(RxWiki News) Aug. 1st through 7th is World Breastfeeding Week — the perfect time to learn a little more about breastfeeding.
This year’s slogan is “Foundation of Life." The week is meant to bring awareness to breastfeeding and the lifelong health benefits it can bring to babies and mothers.
Breast milk has amazing qualities. It provides nourishment to your baby and changes as your baby grows to provide the right balance of nutrients. It also prevents infections by passing your protective antibodies to your baby. Breastfeeding may also protect a mother’s health by reducing her risk of ovarian cancer, some breast cancers, heart disease and type 2 diabetes.
Besides its health benefits, breastfeeding gives moms the chance to care for and bond with their new babies. But for first-timers, breastfeeding can be a daunting and confusing task. Keep reading for answers to four common questions women ask about breastfeeding.
1) How long should I breastfeed?
The American Academy of Pediatrics recommends that women exclusively breastfeed for the first 6 months of life. Newborns up to 6 months of age do not need other foods besides breast milk for nutrition.
Adding foods before 6 months can decrease your baby’s interest in breast milk and actually prevent him or her from getting the right nutrients. The only thing your doctor may recommend as a supplement during this time is vitamin D, as breast milk does not provide enough vitamin D and your baby may not get enough from the sun.
Solid foods should be introduced from age 6 months to 12 months while you continue to breastfeed. After 12 months, it is up to you to decide how long you want to continue breastfeeding.
2) If I’m unable to breastfeed, can I use other women’s breast milk?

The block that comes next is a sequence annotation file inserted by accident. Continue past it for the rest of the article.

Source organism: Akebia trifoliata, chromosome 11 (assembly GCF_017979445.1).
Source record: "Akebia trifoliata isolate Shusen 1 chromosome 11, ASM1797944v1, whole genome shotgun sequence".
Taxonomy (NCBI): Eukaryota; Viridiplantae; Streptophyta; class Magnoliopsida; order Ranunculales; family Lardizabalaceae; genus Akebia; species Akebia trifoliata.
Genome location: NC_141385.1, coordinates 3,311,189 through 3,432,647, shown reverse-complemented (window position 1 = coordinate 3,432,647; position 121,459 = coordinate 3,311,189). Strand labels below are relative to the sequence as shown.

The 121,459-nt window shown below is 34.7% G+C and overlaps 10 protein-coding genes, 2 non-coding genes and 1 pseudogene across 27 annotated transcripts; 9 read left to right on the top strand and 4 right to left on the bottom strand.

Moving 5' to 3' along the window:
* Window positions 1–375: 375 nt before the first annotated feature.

Yes. Human milk banks can give you human donor milk if you get a prescription from your doctor. This is the best way to obtain donor human milk, as these banks take steps to ensure that the milk is safe.
Avoid taking breast milk directly from other women or from the internet. This milk is not tested in a lab to ensure safety. To find a human milk bank, contact the Human Milk Banking Association of North America or visit its website. You may also want to check with your insurance provider to find out if breast milk is covered.
3) How do I store breast milk if I pump?
Pumping can help your body continue to produce milk when you cannot feed your baby directly. However, you must make sure to properly store and handle pumped milk to ensure it is safe when your baby feeds.
Store breast milk in hard, BPA-free plastic or glass bottles or in milk storage bags for freezing. As a bonus, these items are considered tax-deductible breastfeeding gear. Make sure to label containers with the date and time you pumped to help you keep track. Avoid storing in the door of the refrigerator or freezer, where temperatures may fluctuate more.
The Centers for Disease Control and Prevention provides these guidelines for how long breast milk can be stored after pumping:
- Room temperature (77°F or colder): Up to four hours
- Refrigerator (40°F): Up to four days
- Freezer (0°F or colder): Within six months
If your baby does not finish a bottle during one feeding, you should use the rest of that bottle within two hours of when the baby finished the first feeding.
4) Can I take medications while I breastfeed?
Many medications are actually safe to take while breastfeeding. However, it is important that your doctor is aware of all the medicines, vitamins and herbal supplements you take so he or she can determine whether they are safe to use while you're breastfeeding. Some medications may pass into your milk and on to your baby, and others may affect how much milk you can produce.
If you want to do some research on your own, LactMed is a database with information on specific drugs and their effects during lactation. This can be used as an informational tool, but be sure to let your doctor know before starting any new medications while you are breastfeeding.